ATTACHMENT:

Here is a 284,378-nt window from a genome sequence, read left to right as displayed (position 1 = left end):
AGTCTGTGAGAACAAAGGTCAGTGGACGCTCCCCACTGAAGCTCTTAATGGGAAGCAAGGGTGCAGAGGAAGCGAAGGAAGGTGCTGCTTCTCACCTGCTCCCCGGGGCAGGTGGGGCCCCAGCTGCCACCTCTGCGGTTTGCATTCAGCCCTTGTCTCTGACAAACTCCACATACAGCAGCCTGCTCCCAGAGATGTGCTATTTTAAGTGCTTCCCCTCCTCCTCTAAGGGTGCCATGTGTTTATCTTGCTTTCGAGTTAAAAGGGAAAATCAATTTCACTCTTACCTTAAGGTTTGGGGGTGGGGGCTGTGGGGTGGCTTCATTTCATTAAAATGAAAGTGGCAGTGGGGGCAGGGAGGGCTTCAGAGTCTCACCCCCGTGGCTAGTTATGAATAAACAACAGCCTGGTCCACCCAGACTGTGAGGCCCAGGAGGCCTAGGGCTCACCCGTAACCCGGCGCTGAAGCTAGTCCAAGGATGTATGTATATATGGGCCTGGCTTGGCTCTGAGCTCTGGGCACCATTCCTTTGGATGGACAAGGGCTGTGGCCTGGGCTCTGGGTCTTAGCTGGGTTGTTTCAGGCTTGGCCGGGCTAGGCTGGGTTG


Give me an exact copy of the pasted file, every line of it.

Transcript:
Here is a 284,378-nt window from a genome sequence, read left to right as displayed (position 1 = left end):
AGTCTGTGAGAACAAAGGTCAGTGGACGCTCCCCACTGAAGCTCTTAATGGGAAGCAAGGGTGCAGAGGAAGCGAAGGAAGGTGCTGCTTCTCACCTGCTCCCCGGGGCAGGTGGGGCCCCAGCTGCCACCTCTGCGGTTTGCATTCAGCCCTTGTCTCTGACAAACTCCACATACAGCAGCCTGCTCCCAGAGATGTGCTATTTTAAGTGCTTCCCCTCCTCCTCTAAGGGTGCCATGTGTTTATCTTGCTTTCGAGTTAAAAGGGAAAATCAATTTCACTCTTACCTTAAGGTTTGGGGGTGGGGGCTGTGGGGTGGCTTCATTTCATTAAAATGAAAGTGGCAGTGGGGGCAGGGAGGGCTTCAGAGTCTCACCCCCGTGGCTAGTTATGAATAAACAACAGCCTGGTCCACCCAGACTGTGAGGCCCAGGAGGCCTAGGGCTCACCCGTAACCCGGCGCTGAAGCTAGTCCAAGGATGTATGTATATATGGGCCTGGCTTGGCTCTGAGCTCTGGGCACCATTCCTTTGGATGGACAAGGGCTGTGGCCTGGGCTCTGGGTCTTAGCTGGGTTGTTTCAGGCTTGGCCGGGCTAGGCTGGGTTG